• Gnuplot. Gnuplot is a portable command-line driven plotting utility and can be used to easily visualize the numerical data outputs of the FITSH tasks.
  • DS9. The SAOImage/DS9 is the most widely used utility to display and analyze astronomical images that are stored in FITS format. Since the individual tasks of the FITSH package handles this format, we recommend this program to display images.
  • XPA. The X Public Access Mechanism (or XPA Messaging System) is the protocol via which external programs can communicate with DS9. If these utilities (mainly, the programs named xpaset and xpaget) are installed to the system, one can easily superimpose FITSH output to the FITS images directly. See e.g. the examples or that also feature these.
  • CDSclient. The Centre de Données astronomiques de Strasbourg (CDS) maintains the most widely used online astronomical catalogue service, the VizieR service. Involving the utilities found in the CDSclient package, we can retrieve these catalogues directly to our system using command line tools.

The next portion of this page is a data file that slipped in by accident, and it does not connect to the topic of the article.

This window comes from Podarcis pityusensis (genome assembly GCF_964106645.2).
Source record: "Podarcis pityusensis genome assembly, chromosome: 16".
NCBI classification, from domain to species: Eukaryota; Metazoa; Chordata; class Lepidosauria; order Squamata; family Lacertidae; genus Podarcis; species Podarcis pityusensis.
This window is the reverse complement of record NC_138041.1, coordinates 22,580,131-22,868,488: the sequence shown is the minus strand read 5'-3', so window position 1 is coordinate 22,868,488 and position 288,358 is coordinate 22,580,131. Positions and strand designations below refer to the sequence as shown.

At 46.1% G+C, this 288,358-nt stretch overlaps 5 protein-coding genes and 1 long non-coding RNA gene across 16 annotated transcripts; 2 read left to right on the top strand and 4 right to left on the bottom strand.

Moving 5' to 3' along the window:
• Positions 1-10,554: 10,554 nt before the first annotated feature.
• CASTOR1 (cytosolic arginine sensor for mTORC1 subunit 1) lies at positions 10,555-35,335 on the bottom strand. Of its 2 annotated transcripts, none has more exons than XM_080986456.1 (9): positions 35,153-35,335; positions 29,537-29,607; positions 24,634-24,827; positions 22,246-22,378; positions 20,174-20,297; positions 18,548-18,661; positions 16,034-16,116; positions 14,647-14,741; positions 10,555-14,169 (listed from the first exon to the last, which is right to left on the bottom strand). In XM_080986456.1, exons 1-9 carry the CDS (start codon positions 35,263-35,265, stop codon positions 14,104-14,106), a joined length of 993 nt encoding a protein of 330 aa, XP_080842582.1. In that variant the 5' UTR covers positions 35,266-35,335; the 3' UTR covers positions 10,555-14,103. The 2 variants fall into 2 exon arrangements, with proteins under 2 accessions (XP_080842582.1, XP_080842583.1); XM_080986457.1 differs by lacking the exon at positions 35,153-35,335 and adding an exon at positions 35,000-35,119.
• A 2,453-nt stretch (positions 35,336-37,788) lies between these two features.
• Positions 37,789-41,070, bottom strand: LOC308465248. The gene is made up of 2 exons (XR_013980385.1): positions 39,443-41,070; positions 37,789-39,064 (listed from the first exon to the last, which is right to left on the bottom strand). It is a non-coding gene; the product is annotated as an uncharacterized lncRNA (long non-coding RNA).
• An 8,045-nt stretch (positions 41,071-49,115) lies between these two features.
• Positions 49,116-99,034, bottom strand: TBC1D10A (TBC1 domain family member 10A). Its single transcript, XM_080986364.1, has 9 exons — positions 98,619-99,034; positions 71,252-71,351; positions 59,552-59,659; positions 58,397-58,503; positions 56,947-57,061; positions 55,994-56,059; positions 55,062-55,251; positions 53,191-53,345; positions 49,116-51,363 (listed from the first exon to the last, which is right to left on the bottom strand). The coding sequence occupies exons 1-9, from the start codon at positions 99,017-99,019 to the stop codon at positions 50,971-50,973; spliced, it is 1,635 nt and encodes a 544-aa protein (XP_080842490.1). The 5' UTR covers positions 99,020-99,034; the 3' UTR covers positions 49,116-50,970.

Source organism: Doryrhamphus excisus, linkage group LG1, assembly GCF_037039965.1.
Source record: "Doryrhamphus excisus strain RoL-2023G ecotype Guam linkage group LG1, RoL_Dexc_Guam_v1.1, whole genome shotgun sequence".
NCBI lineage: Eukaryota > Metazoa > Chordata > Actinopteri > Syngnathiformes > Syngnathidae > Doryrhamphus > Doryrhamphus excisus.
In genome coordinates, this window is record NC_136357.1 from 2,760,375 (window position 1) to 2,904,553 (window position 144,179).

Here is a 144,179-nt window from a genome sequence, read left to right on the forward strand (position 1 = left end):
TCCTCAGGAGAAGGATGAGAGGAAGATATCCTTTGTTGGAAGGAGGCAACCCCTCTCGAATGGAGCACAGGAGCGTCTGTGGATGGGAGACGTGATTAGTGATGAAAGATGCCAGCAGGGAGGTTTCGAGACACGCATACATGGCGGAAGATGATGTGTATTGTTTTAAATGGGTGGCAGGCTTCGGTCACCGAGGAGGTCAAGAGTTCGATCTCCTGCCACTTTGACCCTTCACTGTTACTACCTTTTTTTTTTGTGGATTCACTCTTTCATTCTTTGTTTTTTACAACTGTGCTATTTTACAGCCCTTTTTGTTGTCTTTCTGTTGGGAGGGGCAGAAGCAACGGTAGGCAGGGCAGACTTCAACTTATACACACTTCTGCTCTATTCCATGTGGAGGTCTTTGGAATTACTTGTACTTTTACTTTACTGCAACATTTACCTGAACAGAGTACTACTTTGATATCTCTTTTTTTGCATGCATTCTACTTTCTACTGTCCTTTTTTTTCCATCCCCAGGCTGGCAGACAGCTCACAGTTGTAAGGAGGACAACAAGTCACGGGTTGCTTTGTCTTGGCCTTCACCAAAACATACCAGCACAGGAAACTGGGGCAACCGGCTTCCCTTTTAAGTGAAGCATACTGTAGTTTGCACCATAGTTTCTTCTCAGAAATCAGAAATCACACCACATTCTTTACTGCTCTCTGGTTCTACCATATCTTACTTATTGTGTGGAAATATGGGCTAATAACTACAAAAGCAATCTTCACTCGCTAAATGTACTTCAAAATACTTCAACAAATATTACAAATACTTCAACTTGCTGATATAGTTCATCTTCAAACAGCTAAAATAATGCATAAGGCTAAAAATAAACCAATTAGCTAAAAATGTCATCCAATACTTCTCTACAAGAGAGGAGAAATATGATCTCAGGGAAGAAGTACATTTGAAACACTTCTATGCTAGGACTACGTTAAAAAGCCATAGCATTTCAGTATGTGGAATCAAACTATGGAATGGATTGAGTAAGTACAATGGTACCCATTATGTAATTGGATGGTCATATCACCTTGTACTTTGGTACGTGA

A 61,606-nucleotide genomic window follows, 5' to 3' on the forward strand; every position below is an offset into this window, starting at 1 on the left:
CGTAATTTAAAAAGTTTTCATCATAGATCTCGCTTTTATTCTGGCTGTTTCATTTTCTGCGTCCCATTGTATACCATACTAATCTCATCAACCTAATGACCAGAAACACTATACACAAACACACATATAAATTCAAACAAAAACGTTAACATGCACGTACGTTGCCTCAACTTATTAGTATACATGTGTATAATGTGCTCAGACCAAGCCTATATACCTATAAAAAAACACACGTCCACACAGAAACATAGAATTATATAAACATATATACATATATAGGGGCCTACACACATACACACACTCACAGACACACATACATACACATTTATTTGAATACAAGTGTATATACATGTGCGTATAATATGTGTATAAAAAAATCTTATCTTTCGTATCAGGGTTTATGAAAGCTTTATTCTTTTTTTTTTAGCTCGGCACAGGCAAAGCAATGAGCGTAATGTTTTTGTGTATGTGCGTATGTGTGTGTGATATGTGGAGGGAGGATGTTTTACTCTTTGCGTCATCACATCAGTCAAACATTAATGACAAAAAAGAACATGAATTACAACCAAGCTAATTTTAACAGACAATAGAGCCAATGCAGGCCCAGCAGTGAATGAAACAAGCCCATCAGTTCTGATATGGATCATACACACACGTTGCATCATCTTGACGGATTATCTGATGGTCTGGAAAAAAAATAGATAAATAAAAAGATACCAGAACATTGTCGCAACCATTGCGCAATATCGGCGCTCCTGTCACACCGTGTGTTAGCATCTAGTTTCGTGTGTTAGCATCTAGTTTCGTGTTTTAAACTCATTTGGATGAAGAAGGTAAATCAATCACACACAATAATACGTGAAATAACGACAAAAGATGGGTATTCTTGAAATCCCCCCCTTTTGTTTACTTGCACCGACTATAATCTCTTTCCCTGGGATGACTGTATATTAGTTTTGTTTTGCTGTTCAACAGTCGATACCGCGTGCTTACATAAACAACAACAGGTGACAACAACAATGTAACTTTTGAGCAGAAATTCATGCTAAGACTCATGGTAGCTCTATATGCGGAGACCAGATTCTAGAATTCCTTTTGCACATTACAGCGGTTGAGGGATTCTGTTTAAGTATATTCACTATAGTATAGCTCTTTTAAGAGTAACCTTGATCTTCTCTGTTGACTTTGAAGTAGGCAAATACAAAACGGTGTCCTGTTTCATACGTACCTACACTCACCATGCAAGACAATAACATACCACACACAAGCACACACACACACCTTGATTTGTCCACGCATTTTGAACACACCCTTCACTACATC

• wget. Most of the essential features of the CDSclient package can be implemented using purely the wget utility and some bash scripting. In the examples found in this webpage, we present scriptlets that access CDS/VizieR services using purely wget - so, strictly speaking, it is not necessary to install CDSclient -- but it is highly recommended since there are many nice features there which can be useful in your research.
  • AWK. The bash scripts presented among the FITSH examples frequently involves AWK scriptlets for various purposes.
  • GNU/Coreutils. These examples also uses some tasks from the GNU/Coreutils package, namely programs like sort or uniq.